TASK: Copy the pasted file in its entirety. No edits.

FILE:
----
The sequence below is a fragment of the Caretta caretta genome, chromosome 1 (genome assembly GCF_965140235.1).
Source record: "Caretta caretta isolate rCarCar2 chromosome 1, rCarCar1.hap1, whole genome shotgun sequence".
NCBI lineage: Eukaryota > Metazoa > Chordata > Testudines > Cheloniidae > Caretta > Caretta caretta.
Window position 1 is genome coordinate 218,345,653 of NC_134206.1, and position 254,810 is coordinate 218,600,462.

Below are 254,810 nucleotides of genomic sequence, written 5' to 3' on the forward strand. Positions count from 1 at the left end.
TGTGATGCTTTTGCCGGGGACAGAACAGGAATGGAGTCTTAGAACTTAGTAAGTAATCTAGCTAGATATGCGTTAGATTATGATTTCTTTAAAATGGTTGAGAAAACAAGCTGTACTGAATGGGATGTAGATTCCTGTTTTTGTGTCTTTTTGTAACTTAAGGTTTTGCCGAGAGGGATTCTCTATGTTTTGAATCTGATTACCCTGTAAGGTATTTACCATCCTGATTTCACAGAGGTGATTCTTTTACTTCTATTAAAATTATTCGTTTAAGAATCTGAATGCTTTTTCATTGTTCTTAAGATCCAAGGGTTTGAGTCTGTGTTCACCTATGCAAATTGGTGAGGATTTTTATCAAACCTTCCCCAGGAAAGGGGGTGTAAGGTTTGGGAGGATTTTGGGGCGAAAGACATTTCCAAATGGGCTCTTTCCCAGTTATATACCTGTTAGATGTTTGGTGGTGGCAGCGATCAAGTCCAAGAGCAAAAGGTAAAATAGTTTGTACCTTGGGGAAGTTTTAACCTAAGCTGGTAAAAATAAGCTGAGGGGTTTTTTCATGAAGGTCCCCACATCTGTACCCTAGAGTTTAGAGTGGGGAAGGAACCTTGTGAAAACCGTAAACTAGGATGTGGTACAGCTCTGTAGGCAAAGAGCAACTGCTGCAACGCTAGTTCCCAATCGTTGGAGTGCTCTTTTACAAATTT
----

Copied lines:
The sequence below is a fragment of the Caretta caretta genome, chromosome 1 (genome assembly GCF_965140235.1).
Source record: "Caretta caretta isolate rCarCar2 chromosome 1, rCarCar1.hap1, whole genome shotgun sequence".
NCBI lineage: Eukaryota > Metazoa > Chordata > Testudines > Cheloniidae > Caretta > Caretta caretta.
Window position 1 is genome coordinate 218,345,653 of NC_134206.1, and position 254,810 is coordinate 218,600,462.

Below are 254,810 nucleotides of genomic sequence, written 5' to 3' on the forward strand. Positions count from 1 at the left end.
TGTGATGCTTTTGCCGGGGACAGAACAGGAATGGAGTCTTAGAACTTAGTAAGTAATCTAGCTAGATATGCGTTAGATTATGATTTCTTTAAAATGGTTGAGAAAACAAGCTGTACTGAATGGGATGTAGATTCCTGTTTTTGTGTCTTTTTGTAACTTAAGGTTTTGCCGAGAGGGATTCTCTATGTTTTGAATCTGATTACCCTGTAAGGTATTTACCATCCTGATTTCACAGAGGTGATTCTTTTACTTCTATTAAAATTATTCGTTTAAGAATCTGAATGCTTTTTCATTGTTCTTAAGATCCAAGGGTTTGAGTCTGTGTTCACCTATGCAAATTGGTGAGGATTTTTATCAAACCTTCCCCAGGAAAGGGGGTGTAAGGTTTGGGAGGATTTTGGGGCGAAAGACATTTCCAAATGGGCTCTTTCCCAGTTATATACCTGTTAGATGTTTGGTGGTGGCAGCGATCAAGTCCAAGAGCAAAAGGTAAAATAGTTTGTACCTTGGGGAAGTTTTAACCTAAGCTGGTAAAAATAAGCTGAGGGGTTTTTTCATGAAGGTCCCCACATCTGTACCCTAGAGTTTAGAGTGGGGAAGGAACCTTGTGAAAACCGTAAACTAGGATGTGGTACAGCTCTGTAGGCAAAGAGCAACTGCTGCAACGCTAGTTCCCAATCGTTGGAGTGCTCTTTTACAAATTT